Proteins are also called polypeptides. A dipeptide is two amino acids long; a tripeptide, three; oligo, a bunch. A polypeptide is multiple amino acids long.

 

The first amino acid of a peptide is called the N-terminus amino acid because the amino group is free, or unbound.

 

The last is called the C-terminus amino acid and has a free carboxyl group.

 

The CN peptide linkage forms a partial double bond, which is a single covalent and polar attraction.

 

This bond limits folding and restricts the ability of the adjacent atoms to rotate.

 

Within the central axis of the protein, there is an asymmetry of charge favoring a tendency toward hydrogen bonding. (Oxygen is partially negative and nitrogen is slightly positive.)

 

The primary structure of the protein is its amino acid sequence.

There are four levels of protein structure: primary, secondary, tertiary, and quaternary. (See Figure 3.5.)

 

The precise sequence of amino acids is called its primary structure.

 

The peptide backbone is repeating units of atoms: NCCNCC

In the figure, the portion on the left is the N terminus; on the right is the C terminus.

 

The protein is synthesized starting from the N terminus and adding to the C terminus.

 

Many proteins have now been sequenced.

The two conventions for representing the sequence are three-letter and one-letter systems. (See Table 3.2.)

 

In the three-letter system, methionine is Met; in the one-letter system, it is M.

 

Amazing numbers of different proteins are possible. N20

 

The secondary structure of a protein requires hydrogen bonding

 

Secondary structure is the shape regions of the peptide take on as a folded polymer.

 

This shape is influenced primarily by the amino acid sequence (the primary structure).

 

There are two common secondary structures.

One is the a helix, a right-handed coil. (See Figure 3.5b.)

The peptide backbone takes on the helical shape due to hydrogen bonds.

 

The R groups point away from the peptide backbone.

 

Large R groups tend to prevent the creation of this structure.

 

Insoluble fibrous structural proteins have a-helical secondary structures. Examples are the proteins found in hair, feathers, and hooves, called keratins.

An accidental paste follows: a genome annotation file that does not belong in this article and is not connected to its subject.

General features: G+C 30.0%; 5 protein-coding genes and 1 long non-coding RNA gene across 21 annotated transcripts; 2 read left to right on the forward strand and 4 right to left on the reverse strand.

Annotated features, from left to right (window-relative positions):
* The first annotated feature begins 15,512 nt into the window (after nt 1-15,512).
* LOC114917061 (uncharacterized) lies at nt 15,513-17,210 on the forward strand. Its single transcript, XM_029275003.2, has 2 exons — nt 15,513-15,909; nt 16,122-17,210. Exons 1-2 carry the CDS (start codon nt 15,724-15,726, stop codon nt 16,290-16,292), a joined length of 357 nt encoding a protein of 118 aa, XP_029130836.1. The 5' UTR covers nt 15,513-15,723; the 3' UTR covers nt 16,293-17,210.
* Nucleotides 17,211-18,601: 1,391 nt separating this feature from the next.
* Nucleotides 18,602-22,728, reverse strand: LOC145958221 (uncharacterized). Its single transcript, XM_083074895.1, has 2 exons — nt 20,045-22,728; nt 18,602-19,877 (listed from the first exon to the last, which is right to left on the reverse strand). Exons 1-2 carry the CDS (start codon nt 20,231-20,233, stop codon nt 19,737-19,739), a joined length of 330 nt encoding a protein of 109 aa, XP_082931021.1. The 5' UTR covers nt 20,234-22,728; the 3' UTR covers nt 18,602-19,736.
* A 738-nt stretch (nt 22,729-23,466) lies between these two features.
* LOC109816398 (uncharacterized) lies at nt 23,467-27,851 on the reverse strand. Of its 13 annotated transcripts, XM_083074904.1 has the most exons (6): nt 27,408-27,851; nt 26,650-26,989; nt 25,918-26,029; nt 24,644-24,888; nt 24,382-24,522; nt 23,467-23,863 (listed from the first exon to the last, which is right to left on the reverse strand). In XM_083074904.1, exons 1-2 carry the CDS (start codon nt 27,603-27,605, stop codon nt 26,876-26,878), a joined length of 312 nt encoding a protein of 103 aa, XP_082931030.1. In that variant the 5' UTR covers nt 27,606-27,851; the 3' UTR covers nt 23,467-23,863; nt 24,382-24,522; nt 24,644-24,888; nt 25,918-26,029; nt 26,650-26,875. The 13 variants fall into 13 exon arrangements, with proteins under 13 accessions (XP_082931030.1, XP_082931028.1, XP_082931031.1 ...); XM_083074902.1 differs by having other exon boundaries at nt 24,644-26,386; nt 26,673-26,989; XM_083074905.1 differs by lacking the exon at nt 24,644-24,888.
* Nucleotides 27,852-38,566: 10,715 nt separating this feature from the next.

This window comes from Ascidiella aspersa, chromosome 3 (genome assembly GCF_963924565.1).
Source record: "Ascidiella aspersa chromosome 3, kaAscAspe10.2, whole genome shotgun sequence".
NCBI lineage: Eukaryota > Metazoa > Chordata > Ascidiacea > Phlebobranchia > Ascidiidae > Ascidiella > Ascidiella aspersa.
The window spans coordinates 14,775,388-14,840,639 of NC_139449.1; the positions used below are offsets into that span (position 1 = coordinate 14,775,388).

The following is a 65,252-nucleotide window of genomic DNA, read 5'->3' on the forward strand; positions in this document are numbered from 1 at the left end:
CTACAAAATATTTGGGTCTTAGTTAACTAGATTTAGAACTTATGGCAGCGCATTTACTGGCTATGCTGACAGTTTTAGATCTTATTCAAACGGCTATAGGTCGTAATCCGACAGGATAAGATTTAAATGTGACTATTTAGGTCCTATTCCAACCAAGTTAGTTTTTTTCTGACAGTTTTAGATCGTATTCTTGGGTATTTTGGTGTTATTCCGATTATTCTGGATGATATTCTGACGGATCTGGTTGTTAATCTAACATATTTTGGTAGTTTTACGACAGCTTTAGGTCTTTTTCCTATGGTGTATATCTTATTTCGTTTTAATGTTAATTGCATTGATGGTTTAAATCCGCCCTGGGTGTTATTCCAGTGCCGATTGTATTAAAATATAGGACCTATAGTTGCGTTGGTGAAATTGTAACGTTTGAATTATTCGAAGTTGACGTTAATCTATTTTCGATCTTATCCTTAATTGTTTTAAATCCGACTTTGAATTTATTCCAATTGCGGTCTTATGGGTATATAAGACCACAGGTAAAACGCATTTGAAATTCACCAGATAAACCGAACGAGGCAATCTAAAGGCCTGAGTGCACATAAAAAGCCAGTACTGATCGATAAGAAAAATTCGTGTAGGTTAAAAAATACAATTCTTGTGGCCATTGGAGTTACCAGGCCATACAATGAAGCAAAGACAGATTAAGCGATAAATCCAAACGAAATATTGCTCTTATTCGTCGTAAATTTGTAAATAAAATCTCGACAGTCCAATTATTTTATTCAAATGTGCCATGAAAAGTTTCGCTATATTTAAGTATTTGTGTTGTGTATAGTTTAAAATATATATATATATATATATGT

Hair stretches because only hydrogen bonds, not covalent bonds, are broken when it is pulled.

 

Another common secondary structure is b pleated sheets.

These form from peptide regions that lie parallel to each other. (See Figure 3.5c.)

 

Sometimes the parallel regions are in the same peptide.

 

Sometimes the parallel regions are from different peptide strands.

 

This sheet-like structure is stabilized by hydrogen bonds between NH groups on one chain with the C=O group on the other.

 

Spider silk is made of b pleated sheets from separate peptides. Despite the weakness of the hydrogen bonds, together they tend to be additive; therefore, substances like spider silk can be remarkably strong.

The tertiary structure of a protein is formed by bending and folding

 

Tertiary structure is the three-dimensional shape of the completed polypeptide. (See Figure 3.5d.)

Lysozyme: Fig 3.6: compare with Hen.lysozyme.1PBX.prt

 

The primary determinant of the tertiary structure is the interaction between R groups, which is determined by the proteins primary structure.

 

Other factors are

The nature and location of secondary structures

 

The location of disulfide bridges, which form between cysteine residues

 

Hydrophobic side chain aggregation and van der Waals forces, which help stabilize them

 

The ionic interactions, the positive and negative charges deep in the protein away from water

The quaternary structure of a protein consists of subunits

 

Some proteins are composed of subunits, which are separate peptide chains that associate together to create the functional protein. (See Figure 3.5e.)

 

This dimension is called the quaternary structure, and it adds to the 3-D shape of the finished protein.

 

Quaternary structure results from the ways in which multiple polypeptide subunits bind together and interact.

 

Hemoglobin is an example of such a protein; it has four subunits, 2 alpha units and 2 beta units. (See Figure 3.7.)

Protein shapes are sensitive to the environment

 

Changes in temperature, pH, salt concentrations, and oxidation or reduction conditions can change the shape of proteins. This process is called denaturation. (See Figure 3.9.)

 

Often denaturation is irreversible, like the boiling of egg white.

 

Some chemically induced changes are reversed by removal of the chemical condition that caused them.

 

A few proteins, like ribonuclease, resist denaturation; they can be boiled for days and retain activity once cooled.